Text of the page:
Mintel finds 43% of US cereal consumers eat cereal as a snack at home, ranking as the second most common reason to consume cereal, aside from breakfast (89%).
Some 17% say they have cereal as a snack away from home and 10% enjoy cereal on the go.
Specifically, 56% of Millennials (aged 23-40) say they have eaten cereal as a snack at home, compared to 32% of Baby Boomers (aged 53-71).
Meanwhile, the iGeneration (aged 18-22) are the most likely cohort (21%) to enjoy cereal on the go.
While 74% of cereal consumers agreeing that cereal is great for a snack, 14% say they buy single-serving varieties.
Packaging innovation may be a key opportunity as 40% agree that cereals should be more portable.
“Many consumers view cereal as a guilt-free treat, suggesting that a bowl of cereal could be positioned as just as satisfying as, but more sensible than, other more dessert-like options,” said John Owen, senior food and drink analyst.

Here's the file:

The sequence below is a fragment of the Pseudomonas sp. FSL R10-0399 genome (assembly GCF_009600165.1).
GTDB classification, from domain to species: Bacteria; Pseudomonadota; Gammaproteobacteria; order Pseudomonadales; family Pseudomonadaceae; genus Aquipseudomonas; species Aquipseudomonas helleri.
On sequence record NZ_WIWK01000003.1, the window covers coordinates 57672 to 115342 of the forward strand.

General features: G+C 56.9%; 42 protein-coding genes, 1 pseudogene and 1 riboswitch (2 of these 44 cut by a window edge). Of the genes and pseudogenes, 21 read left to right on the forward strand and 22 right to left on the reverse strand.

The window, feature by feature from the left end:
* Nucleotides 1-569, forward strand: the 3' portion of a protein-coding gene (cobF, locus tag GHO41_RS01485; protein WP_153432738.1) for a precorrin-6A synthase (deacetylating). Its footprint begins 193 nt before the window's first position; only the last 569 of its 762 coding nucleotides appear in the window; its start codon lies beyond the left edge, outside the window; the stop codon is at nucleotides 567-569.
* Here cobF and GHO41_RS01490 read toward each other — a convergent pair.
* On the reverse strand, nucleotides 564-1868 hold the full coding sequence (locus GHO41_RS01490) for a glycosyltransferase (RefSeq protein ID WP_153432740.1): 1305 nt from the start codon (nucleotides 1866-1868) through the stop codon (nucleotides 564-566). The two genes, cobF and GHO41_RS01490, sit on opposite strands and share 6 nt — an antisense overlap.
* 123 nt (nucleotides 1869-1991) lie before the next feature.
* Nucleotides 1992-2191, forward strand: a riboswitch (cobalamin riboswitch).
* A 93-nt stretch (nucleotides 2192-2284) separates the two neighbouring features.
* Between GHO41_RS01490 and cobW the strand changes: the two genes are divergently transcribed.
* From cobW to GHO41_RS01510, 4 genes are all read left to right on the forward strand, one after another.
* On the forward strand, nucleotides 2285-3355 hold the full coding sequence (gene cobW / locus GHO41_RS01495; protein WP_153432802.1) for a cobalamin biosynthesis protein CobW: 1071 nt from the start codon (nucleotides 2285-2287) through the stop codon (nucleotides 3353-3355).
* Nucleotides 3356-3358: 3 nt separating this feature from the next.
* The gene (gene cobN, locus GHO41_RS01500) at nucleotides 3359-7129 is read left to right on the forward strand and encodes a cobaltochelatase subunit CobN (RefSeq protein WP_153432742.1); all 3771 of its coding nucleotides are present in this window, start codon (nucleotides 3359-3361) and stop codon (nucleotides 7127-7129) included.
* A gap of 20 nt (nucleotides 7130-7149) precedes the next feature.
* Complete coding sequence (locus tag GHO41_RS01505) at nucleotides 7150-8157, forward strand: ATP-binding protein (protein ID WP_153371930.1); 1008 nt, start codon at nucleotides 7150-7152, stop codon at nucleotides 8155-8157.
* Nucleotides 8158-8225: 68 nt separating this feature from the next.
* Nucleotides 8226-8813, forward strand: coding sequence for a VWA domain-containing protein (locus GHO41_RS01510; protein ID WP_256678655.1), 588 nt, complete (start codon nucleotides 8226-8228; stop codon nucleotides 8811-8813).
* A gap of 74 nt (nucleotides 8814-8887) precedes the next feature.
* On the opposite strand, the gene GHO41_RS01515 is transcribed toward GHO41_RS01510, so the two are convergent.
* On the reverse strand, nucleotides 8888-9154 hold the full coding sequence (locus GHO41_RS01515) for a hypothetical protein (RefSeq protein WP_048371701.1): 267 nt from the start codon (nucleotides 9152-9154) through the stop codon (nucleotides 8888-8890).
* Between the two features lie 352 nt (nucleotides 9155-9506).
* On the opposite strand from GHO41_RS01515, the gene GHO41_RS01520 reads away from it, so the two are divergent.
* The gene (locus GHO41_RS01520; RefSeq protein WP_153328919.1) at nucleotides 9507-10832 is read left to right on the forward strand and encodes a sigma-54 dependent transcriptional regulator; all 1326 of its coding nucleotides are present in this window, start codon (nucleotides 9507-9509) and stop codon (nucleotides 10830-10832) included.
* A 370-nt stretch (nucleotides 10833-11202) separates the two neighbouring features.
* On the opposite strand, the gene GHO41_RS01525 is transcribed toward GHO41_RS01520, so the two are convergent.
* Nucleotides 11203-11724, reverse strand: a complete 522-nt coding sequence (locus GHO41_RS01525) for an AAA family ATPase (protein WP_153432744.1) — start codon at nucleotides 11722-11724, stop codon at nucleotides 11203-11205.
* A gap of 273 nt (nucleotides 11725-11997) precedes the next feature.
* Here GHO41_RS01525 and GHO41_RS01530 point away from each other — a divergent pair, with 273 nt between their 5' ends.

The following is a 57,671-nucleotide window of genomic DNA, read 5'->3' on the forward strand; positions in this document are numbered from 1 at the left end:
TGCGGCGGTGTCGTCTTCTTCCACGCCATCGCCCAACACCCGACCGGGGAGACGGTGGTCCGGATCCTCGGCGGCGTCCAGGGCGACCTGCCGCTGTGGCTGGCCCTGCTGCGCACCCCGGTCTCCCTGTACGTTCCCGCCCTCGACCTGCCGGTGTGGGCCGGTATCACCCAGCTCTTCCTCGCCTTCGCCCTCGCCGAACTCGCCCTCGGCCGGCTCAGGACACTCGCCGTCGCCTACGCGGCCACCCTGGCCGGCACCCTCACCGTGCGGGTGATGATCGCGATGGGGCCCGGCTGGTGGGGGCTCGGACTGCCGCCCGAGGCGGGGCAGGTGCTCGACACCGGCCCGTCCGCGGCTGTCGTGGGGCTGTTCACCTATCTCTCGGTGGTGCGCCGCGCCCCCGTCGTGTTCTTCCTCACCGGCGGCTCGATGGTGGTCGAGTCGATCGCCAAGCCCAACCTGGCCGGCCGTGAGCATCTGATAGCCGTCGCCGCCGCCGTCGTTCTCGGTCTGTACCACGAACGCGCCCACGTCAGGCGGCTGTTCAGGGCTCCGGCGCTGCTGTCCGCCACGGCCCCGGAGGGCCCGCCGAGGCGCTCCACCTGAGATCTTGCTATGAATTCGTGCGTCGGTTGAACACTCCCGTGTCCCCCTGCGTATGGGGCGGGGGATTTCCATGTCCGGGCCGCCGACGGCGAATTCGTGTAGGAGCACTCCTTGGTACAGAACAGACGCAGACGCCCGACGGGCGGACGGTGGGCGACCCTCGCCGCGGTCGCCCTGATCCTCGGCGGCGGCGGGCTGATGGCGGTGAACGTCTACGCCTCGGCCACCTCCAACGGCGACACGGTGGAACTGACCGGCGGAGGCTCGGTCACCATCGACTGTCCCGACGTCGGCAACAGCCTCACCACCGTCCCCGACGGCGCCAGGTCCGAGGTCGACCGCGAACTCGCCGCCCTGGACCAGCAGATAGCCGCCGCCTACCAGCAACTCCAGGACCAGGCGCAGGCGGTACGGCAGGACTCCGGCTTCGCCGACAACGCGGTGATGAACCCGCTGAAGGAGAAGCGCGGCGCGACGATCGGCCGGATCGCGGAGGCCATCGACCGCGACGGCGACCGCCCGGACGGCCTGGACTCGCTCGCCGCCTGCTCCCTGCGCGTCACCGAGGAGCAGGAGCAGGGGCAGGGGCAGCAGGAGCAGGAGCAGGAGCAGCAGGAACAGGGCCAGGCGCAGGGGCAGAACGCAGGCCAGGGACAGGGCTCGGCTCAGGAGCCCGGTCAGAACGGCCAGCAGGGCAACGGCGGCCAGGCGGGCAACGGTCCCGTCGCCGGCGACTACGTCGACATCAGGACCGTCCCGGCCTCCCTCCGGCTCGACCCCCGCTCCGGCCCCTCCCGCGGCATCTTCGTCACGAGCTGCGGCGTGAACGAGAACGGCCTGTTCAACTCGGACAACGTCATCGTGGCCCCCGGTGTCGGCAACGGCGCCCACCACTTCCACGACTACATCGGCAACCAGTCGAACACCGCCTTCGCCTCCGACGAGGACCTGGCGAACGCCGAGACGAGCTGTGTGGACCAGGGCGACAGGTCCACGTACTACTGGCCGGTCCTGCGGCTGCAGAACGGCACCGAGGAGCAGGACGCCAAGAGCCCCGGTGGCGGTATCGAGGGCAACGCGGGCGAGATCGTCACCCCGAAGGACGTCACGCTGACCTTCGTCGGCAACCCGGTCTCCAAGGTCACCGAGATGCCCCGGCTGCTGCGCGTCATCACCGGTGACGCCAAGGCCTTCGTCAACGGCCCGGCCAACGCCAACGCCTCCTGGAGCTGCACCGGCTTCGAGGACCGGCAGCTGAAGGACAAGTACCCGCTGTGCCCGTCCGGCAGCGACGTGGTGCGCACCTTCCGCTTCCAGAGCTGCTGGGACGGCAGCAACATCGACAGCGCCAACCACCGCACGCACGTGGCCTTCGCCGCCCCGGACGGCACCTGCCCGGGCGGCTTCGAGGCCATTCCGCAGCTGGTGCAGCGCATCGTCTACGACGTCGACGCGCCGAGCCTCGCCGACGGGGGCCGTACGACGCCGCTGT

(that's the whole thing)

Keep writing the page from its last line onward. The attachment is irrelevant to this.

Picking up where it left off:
“Positioning cereal as an anytime, tasty snack could be a way to tap into the belief that cereal is a permissible indulgence.”
As more consumers prioritize quick, healthy, portable breakfast foods, the cereal category continues to decline.
Total US sales of hot and cold cereal have declined 9% since 2012 to reach an estimated US$10.5 billion in 2017.
Cold cereal, which makes up 87% of the market, has seen sales decline 11% percent in the last five years, with sales estimated to reach US$9.1 billion in 2017.
Meanwhile, sales of hot cereal (13% market share) are forecast to reach $1.3 billion this year.
“While cereal remains a ubiquitous presence in American pantries, sales are forecast to continue on a downward slide as consumers gravitate toward a widening array of breakfast alternatives seen as more filling, nutritious and convenient, such as yogurt, bars, frozen breakfast entrees and handhelds,” said Owen.